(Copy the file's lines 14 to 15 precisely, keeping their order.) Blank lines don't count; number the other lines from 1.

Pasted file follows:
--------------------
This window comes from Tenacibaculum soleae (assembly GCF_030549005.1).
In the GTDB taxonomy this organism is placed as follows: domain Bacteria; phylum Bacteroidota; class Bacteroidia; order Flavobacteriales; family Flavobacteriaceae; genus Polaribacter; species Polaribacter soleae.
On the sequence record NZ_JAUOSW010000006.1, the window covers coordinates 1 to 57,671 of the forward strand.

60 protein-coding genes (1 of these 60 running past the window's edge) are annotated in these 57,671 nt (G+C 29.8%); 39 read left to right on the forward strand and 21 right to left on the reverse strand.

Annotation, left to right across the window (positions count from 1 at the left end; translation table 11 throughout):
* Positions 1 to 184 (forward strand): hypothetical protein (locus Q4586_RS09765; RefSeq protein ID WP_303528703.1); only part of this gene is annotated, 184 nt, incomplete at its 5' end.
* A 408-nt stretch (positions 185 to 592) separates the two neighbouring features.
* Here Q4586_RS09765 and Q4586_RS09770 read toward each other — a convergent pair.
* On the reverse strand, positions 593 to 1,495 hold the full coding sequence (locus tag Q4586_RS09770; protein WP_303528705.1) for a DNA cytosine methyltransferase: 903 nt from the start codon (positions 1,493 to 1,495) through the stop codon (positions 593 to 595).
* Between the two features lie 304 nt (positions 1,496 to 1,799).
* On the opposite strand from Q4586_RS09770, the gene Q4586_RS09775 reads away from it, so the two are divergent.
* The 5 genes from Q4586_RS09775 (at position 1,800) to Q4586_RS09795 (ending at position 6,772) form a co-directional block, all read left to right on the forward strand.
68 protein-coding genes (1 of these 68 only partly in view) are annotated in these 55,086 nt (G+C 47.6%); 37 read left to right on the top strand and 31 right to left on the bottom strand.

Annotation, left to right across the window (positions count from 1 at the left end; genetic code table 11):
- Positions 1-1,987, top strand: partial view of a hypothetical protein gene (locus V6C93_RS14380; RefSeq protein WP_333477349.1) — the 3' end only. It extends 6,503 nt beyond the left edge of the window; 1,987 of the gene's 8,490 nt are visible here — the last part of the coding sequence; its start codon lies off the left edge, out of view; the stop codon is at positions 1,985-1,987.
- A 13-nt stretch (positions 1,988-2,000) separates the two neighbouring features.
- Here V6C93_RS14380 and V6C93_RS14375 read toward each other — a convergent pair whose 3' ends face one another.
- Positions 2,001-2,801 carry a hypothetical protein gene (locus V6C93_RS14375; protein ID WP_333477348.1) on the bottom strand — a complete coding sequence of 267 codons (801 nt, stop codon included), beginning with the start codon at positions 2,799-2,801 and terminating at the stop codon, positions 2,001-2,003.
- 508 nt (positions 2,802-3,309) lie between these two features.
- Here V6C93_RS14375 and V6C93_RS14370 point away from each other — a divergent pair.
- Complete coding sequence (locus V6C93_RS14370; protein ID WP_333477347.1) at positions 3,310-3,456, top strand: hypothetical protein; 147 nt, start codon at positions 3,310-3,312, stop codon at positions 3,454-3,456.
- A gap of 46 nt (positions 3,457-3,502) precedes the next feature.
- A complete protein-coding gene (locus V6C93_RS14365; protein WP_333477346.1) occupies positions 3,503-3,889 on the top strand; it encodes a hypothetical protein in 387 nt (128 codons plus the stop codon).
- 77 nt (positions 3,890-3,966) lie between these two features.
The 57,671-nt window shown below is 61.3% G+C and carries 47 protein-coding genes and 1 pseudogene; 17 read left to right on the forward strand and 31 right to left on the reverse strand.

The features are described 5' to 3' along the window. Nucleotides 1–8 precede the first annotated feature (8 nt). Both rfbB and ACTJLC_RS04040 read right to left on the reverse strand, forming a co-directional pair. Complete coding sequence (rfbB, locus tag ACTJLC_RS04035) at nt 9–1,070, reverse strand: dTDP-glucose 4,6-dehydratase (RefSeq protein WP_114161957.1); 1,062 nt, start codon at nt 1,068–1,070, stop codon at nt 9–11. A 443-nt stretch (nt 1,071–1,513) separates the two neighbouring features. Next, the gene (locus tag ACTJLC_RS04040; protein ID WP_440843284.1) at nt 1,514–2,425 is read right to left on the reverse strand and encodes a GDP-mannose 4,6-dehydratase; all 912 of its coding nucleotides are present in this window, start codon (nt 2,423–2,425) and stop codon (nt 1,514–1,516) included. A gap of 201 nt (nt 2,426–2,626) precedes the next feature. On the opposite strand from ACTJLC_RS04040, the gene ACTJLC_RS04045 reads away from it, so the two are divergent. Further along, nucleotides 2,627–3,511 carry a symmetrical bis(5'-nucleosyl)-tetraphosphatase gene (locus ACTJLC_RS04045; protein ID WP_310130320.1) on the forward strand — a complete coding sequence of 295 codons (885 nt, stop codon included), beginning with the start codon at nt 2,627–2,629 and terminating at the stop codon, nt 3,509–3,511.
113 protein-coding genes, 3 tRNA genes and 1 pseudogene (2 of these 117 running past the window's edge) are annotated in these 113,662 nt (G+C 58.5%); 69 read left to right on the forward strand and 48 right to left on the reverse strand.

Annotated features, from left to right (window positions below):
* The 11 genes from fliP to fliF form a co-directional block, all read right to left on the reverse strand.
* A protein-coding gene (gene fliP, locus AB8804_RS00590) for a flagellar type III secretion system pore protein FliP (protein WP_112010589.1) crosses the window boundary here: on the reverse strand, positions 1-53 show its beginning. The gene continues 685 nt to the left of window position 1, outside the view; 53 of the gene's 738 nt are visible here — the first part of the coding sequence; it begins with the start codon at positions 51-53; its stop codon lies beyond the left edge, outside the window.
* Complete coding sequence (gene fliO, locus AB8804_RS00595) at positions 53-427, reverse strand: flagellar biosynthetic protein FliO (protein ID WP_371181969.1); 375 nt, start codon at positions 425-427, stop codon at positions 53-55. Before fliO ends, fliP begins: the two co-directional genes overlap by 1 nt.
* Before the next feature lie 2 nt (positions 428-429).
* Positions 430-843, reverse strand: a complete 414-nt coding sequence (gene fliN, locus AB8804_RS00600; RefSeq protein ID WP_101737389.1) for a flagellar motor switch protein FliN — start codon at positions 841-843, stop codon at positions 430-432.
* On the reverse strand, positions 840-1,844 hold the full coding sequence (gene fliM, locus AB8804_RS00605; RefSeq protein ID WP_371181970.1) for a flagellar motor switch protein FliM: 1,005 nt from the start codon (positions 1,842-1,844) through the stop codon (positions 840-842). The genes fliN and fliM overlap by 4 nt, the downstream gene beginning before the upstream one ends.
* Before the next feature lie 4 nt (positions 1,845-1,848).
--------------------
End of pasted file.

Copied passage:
Annotation, left to right across the window (positions count from 1 at the left end; genetic code table 11):
- Positions 1-1,987, top strand: partial view of a hypothetical protein gene (locus V6C93_RS14380; RefSeq protein WP_333477349.1) — the 3' end only. It extends 6,503 nt beyond the left edge of the window; 1,987 of the gene's 8,490 nt are visible here — the last part of the coding sequence; its start codon lies off the left edge, out of view; the stop codon is at positions 1,985-1,987.